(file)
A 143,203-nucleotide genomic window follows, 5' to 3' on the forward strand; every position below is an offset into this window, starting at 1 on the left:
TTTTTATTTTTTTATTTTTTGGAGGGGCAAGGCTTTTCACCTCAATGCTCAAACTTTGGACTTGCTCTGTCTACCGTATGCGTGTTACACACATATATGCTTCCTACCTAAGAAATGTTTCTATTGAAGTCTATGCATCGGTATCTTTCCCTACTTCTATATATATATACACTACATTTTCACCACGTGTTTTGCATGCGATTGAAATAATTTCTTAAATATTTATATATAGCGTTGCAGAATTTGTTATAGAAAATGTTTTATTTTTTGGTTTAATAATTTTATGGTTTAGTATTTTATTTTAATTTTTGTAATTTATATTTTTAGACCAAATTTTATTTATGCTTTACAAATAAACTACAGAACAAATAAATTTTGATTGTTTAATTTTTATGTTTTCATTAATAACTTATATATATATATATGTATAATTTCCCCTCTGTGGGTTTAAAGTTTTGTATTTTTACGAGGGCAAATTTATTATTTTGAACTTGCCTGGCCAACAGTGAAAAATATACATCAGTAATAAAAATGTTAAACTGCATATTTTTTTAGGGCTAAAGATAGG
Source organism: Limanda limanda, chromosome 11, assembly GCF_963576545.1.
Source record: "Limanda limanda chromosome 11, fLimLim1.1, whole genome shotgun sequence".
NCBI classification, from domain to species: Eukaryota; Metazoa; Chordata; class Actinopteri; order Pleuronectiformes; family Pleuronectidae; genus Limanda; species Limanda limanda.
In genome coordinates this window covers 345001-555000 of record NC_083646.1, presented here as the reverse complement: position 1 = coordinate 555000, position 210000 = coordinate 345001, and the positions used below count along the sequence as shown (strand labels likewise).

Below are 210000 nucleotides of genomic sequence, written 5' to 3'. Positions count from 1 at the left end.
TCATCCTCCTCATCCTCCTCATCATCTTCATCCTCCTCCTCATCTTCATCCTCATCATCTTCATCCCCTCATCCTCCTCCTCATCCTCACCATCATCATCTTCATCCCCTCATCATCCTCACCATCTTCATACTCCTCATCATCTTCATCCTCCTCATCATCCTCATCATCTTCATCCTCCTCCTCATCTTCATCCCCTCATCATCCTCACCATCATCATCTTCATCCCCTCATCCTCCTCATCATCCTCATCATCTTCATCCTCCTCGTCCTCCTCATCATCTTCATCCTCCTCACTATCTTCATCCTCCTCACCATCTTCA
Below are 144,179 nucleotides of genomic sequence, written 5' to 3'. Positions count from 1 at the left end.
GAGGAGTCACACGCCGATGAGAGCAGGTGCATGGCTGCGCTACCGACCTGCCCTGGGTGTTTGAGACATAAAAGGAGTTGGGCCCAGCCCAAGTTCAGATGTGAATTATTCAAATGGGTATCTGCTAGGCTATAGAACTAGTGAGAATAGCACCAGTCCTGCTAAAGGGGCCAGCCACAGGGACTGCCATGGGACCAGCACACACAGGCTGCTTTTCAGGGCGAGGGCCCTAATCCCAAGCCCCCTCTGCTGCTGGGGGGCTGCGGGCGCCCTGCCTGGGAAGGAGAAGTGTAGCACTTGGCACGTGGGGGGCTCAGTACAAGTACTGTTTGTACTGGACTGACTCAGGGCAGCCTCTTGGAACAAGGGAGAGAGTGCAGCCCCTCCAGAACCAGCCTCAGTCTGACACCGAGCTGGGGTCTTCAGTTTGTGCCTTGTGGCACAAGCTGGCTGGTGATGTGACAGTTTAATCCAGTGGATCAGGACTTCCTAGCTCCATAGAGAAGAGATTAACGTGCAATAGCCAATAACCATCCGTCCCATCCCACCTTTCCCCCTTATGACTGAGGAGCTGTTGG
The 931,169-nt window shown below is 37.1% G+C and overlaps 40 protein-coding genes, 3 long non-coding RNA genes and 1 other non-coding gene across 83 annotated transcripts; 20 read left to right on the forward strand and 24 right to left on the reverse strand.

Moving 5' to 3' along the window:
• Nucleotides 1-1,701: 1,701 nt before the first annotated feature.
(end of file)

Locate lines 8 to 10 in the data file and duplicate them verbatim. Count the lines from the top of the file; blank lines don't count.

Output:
TCATCCTCCTCATCCTCCTCATCATCTTCATCCTCCTCCTCATCTTCATCCTCATCATCTTCATCCCCTCATCCTCCTCCTCATCCTCACCATCATCATCTTCATCCCCTCATCATCCTCACCATCTTCATACTCCTCATCATCTTCATCCTCCTCATCATCCTCATCATCTTCATCCTCCTCCTCATCTTCATCCCCTCATCATCCTCACCATCATCATCTTCATCCCCTCATCCTCCTCATCATCCTCATCATCTTCATCCTCCTCGTCCTCCTCATCATCTTCATCCTCCTCACTATCTTCATCCTCCTCACCATCTTCA
Below are 144,179 nucleotides of genomic sequence, written 5' to 3'. Positions count from 1 at the left end.
GAGGAGTCACACGCCGATGAGAGCAGGTGCATGGCTGCGCTACCGACCTGCCCTGGGTGTTTGAGACATAAAAGGAGTTGGGCCCAGCCCAAGTTCAGATGTGAATTATTCAAATGGGTATCTGCTAGGCTATAGAACTAGTGAGAATAGCACCAGTCCTGCTAAAGGGGCCAGCCACAGGGACTGCCATGGGACCAGCACACACAGGCTGCTTTTCAGGGCGAGGGCCCTAATCCCAAGCCCCCTCTGCTGCTGGGGGGCTGCGGGCGCCCTGCCTGGGAAGGAGAAGTGTAGCACTTGGCACGTGGGGGGCTCAGTACAAGTACTGTTTGTACTGGACTGACTCAGGGCAGCCTCTTGGAACAAGGGAGAGAGTGCAGCCCCTCCAGAACCAGCCTCAGTCTGACACCGAGCTGGGGTCTTCAGTTTGTGCCTTGTGGCACAAGCTGGCTGGTGATGTGACAGTTTAATCCAGTGGATCAGGACTTCCTAGCTCCATAGAGAAGAGATTAACGTGCAATAGCCAATAACCATCCGTCCCATCCCACCTTTCCCCCTTATGACTGAGGAGCTGTTGG